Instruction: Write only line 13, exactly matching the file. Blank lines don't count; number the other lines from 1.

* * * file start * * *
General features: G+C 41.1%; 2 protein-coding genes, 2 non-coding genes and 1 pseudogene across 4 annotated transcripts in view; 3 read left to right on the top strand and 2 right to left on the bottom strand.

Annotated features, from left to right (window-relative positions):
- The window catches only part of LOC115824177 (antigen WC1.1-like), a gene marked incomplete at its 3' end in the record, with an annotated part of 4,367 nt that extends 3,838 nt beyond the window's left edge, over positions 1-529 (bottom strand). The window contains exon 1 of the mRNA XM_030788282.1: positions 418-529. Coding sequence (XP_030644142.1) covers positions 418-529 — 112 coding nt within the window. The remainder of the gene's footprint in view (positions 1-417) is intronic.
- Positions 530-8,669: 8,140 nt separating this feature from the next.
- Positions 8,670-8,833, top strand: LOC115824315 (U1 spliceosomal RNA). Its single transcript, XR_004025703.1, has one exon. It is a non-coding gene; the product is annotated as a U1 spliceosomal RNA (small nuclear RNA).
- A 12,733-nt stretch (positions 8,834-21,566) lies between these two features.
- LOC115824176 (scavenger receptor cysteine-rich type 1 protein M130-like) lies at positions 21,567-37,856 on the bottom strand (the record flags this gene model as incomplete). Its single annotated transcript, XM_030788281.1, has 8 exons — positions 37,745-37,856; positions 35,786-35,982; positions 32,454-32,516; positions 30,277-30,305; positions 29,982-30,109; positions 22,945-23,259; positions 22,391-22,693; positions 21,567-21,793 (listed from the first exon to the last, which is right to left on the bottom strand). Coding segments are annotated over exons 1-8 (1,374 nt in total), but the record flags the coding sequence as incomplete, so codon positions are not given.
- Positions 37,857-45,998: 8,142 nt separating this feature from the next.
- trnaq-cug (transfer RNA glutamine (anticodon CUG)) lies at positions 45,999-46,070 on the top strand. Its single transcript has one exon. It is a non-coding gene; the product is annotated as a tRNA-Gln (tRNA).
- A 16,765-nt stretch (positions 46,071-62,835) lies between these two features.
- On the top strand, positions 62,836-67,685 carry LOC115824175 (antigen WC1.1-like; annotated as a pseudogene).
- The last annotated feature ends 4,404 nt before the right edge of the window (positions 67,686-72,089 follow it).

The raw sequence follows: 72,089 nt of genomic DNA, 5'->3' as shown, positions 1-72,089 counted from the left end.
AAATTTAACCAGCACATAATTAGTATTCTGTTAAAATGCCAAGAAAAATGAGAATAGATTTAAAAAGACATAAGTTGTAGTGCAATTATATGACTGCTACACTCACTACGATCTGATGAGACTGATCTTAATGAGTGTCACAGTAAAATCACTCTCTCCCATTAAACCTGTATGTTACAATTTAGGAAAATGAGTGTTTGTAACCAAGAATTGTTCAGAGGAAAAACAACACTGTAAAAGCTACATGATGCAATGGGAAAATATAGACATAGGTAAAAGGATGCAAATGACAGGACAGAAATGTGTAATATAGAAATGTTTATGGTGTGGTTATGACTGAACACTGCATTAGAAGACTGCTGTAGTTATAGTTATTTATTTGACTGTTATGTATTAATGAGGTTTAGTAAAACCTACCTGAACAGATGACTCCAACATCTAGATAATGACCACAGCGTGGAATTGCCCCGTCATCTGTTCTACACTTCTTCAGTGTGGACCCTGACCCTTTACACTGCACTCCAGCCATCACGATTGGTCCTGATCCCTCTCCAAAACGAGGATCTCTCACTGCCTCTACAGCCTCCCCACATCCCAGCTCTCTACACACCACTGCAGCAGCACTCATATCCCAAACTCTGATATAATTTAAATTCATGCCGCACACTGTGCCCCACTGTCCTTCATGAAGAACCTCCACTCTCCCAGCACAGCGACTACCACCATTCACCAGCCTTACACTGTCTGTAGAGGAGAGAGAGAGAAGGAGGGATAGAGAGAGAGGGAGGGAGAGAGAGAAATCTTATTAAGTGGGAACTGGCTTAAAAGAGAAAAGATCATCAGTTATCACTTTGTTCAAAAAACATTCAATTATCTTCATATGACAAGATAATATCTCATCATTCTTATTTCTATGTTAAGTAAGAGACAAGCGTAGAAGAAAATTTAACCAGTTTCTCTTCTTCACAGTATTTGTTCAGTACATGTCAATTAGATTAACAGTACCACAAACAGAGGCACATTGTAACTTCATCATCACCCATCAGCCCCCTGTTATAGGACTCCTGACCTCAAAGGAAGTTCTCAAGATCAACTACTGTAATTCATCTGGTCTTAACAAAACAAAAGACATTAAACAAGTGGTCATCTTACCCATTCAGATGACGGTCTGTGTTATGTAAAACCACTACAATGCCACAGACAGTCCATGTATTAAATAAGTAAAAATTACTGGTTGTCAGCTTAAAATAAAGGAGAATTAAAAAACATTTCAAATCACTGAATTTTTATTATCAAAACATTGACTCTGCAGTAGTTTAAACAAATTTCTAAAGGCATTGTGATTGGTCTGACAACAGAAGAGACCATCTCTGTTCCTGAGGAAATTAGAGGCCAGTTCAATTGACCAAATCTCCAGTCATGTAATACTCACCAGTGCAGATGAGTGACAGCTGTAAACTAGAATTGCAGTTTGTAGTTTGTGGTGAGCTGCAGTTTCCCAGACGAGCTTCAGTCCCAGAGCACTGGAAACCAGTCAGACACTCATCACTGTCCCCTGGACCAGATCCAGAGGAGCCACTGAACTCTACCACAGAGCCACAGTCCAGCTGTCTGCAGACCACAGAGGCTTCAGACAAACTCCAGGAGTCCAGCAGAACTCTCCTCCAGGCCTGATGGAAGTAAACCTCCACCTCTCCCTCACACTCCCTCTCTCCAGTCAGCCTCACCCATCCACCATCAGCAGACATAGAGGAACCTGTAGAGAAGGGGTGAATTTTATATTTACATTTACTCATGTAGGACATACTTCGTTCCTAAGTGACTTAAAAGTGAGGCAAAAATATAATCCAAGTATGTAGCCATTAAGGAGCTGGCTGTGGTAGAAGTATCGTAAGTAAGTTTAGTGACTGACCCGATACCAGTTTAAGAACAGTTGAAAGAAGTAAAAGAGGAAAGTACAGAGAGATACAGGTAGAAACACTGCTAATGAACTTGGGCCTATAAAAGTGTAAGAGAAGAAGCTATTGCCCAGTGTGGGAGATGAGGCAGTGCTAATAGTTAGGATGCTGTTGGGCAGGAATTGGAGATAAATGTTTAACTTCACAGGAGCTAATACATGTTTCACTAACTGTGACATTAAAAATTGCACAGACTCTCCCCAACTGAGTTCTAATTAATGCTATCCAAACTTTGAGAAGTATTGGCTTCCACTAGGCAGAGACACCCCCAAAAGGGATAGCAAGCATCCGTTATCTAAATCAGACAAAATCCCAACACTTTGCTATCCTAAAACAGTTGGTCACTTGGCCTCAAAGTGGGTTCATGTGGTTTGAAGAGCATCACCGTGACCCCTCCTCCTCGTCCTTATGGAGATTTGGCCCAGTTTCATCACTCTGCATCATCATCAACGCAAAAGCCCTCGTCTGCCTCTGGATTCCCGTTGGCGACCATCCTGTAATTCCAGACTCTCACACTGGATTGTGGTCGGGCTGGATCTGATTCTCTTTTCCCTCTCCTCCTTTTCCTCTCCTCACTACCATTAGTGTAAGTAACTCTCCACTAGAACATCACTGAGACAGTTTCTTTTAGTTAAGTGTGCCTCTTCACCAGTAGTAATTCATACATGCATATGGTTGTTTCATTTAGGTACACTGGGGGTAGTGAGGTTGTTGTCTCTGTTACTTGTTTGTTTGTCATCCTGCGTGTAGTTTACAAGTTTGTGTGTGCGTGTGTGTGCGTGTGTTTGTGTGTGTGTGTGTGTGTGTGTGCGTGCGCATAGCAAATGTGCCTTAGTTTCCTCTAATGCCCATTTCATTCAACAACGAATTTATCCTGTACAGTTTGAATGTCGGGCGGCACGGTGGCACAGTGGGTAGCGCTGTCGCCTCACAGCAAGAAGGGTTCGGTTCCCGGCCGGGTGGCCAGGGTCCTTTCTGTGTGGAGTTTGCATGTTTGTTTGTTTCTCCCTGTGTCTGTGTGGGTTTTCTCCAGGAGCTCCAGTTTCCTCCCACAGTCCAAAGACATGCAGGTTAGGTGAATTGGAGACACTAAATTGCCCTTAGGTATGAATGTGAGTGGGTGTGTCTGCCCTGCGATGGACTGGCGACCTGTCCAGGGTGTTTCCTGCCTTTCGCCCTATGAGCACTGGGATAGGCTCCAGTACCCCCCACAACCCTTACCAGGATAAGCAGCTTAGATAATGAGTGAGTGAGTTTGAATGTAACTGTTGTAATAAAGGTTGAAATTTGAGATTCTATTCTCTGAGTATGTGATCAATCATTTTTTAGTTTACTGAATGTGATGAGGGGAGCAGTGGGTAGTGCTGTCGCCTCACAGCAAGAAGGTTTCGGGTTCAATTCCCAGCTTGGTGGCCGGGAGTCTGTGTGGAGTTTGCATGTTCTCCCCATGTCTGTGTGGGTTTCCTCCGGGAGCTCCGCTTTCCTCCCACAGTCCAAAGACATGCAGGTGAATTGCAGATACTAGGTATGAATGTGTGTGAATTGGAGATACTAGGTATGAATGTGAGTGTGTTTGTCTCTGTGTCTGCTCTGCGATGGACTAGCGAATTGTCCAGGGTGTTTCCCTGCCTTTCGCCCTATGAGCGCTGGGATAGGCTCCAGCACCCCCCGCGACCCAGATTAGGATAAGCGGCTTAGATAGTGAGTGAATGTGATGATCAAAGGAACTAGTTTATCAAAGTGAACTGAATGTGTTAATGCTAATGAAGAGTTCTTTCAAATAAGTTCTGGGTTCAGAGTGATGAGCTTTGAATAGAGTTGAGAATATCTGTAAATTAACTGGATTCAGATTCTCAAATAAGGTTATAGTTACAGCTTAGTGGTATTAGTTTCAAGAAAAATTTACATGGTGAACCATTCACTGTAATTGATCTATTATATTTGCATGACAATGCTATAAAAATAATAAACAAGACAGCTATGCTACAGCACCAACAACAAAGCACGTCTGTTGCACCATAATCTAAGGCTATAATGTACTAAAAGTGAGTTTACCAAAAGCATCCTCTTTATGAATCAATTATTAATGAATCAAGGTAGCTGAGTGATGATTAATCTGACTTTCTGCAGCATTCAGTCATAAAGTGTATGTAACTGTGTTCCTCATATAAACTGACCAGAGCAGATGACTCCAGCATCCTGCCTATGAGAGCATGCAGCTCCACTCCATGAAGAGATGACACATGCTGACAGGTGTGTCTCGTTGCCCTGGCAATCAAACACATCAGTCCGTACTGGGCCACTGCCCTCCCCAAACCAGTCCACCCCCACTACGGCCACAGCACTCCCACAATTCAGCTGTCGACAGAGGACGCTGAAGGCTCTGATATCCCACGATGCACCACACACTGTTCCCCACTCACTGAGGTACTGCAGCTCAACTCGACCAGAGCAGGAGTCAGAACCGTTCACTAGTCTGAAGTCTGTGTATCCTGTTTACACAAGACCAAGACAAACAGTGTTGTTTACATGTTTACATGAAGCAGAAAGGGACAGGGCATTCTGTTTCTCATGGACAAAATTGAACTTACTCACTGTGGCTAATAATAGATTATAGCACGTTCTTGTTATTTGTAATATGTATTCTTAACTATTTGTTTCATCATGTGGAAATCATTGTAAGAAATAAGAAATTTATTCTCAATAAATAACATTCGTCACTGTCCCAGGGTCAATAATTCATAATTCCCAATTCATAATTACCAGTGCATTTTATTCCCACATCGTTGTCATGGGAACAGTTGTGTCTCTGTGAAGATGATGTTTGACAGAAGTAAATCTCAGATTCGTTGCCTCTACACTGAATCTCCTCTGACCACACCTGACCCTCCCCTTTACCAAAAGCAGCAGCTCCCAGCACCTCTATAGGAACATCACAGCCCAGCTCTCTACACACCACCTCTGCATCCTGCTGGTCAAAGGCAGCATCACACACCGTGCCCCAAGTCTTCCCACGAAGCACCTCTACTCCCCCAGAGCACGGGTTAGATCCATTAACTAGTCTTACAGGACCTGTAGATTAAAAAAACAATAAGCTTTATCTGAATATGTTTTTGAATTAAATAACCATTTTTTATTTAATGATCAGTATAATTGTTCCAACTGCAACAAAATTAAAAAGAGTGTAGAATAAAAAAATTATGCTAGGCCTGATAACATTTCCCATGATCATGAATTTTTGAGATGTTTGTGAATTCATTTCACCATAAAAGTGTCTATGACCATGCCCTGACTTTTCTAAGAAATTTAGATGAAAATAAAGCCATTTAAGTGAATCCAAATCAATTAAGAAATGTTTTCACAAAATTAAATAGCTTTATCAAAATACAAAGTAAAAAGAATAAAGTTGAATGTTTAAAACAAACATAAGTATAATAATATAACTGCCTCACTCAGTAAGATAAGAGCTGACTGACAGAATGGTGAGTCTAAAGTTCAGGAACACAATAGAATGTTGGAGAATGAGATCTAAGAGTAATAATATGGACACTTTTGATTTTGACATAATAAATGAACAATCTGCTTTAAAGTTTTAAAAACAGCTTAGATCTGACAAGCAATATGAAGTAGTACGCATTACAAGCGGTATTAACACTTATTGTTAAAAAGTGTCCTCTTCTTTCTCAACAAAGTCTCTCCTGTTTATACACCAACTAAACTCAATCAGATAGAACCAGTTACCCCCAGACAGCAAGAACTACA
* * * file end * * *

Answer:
The raw sequence follows: 72,089 nt of genomic DNA, 5'->3' as shown, positions 1-72,089 counted from the left end.